How to Stay Healthy When Air Quality Is Not

Written by: Beth Dougherty

On June 7, 2023, New York City had the world’s worst air quality as smoke from Canadian wildfires drifted southward. Images of the city showed orange skies and a barely visible skyline.

Air pollution is a leading cause of death worldwide and is also connected to cancer. According to the American Lung Association (ALA), long term exposure to particle pollution like that seen in New York, across the Eastern U.S., and elsewhere due to forest fires, increases the likelihood of lung cancer.

A recent study done in the United Kingdom showed that exposure to the main component of woodfire smoke — tiny particles less than 2.5 micrometers in diameter, called PM2.5 — can cause mutations to the cells of the lungs, which can lead to cancer.

Unfortunately, smoke from forest fires is expected to increase across the U.S. over time as climate change continues.

What can you do to stay healthy?

  • Know the Air Quality Index. provides a dashboard showing the current air quality index (AQI) and a near-term forecast.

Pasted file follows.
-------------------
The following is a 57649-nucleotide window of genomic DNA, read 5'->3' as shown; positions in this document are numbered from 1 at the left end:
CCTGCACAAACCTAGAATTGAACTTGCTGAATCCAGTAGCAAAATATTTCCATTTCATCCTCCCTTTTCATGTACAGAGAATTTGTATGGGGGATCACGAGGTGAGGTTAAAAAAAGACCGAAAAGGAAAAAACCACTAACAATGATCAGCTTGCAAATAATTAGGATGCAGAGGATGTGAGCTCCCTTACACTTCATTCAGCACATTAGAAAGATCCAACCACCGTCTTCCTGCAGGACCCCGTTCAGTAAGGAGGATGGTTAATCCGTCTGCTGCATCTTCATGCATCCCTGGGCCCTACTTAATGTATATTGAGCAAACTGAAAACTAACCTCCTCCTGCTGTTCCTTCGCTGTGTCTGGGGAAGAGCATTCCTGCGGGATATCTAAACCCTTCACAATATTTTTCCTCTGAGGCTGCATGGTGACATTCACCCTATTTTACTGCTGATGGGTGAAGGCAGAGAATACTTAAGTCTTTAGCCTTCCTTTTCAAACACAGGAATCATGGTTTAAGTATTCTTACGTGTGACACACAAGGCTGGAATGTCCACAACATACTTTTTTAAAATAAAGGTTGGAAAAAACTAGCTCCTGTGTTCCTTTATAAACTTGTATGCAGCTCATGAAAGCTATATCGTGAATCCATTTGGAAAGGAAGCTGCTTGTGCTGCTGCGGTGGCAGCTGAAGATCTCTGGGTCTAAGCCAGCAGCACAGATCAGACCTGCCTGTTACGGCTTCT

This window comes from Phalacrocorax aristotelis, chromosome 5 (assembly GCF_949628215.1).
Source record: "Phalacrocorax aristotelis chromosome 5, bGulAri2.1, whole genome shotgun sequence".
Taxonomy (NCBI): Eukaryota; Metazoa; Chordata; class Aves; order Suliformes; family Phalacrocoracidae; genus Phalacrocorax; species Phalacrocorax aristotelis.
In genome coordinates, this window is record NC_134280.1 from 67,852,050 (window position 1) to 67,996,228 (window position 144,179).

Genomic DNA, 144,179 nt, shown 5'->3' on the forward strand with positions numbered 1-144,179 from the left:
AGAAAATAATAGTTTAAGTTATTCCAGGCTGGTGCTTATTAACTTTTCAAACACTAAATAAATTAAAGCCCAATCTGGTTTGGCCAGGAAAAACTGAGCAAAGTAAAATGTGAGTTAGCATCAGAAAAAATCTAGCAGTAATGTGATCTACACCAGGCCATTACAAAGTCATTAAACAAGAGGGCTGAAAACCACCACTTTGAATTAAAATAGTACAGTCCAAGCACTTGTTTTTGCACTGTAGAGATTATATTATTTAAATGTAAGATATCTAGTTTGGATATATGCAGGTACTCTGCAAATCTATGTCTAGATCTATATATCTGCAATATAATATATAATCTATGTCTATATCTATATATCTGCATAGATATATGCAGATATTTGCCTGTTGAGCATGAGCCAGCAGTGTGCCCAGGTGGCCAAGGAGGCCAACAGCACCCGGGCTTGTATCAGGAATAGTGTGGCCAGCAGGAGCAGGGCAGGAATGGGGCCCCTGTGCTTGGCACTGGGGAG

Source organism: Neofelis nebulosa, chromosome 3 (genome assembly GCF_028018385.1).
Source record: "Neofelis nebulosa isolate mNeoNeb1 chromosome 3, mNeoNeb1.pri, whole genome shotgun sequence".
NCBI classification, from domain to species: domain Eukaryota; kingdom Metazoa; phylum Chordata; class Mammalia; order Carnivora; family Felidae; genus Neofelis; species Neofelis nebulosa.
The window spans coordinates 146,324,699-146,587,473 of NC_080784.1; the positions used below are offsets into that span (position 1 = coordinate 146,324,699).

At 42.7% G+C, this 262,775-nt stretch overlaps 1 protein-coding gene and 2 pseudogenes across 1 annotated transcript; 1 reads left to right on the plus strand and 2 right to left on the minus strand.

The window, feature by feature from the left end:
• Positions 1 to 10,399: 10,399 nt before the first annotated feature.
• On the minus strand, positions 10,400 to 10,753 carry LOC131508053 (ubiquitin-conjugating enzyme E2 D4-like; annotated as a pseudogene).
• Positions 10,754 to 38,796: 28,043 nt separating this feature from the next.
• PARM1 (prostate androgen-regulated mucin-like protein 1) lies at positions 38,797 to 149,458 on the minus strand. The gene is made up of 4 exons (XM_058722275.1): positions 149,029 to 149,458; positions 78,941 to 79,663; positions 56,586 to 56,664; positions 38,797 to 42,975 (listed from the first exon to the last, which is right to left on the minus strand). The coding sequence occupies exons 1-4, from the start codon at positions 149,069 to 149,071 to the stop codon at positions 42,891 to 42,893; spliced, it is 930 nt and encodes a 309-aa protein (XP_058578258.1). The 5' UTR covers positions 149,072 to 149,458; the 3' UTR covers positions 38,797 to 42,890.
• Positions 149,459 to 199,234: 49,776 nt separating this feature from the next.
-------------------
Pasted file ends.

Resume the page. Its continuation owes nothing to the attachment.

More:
• Avoid outdoor activity when air quality becomes unhealthy or hazardous. Sensitive groups — such as people with heart or lung disease, including asthma, older adults, children, and teenagers — may want to restrict their activities at a lower AQI than others. Some examples:
    • Got a dog to walk? If you are not in a sensitive group, wear a mask and keep it short. If the AQI is over 300, avoid going outside at all. Wait until the air is clearer.Got a picnic scheduled? If the AQI is over 151, consider rescheduling or including an air-conditioned indoor location for people to use to reduce time outdoors.
    • Got a field day for kids planned? If the AQI is over 101, consider rescheduling or bringing some activities into an air-conditioned indoor space.
  • Wear an N95 mask – the same ones used during the COVID-19 pandemic – outdoors if you must go outside when AQI is unhealthy.
  • Consider an air purifier indoors or turn air conditioning units on to filter your indoor air, especially if the AQI is expected to be high for many days in a row. People who live in older homes might also consider sealing leaky windows the same way you would to keep heat inside in winter.
  • Consider replacing the filters on your air conditioning and air purifying units regularly if your area experiences prolonged or frequent high AQI levels.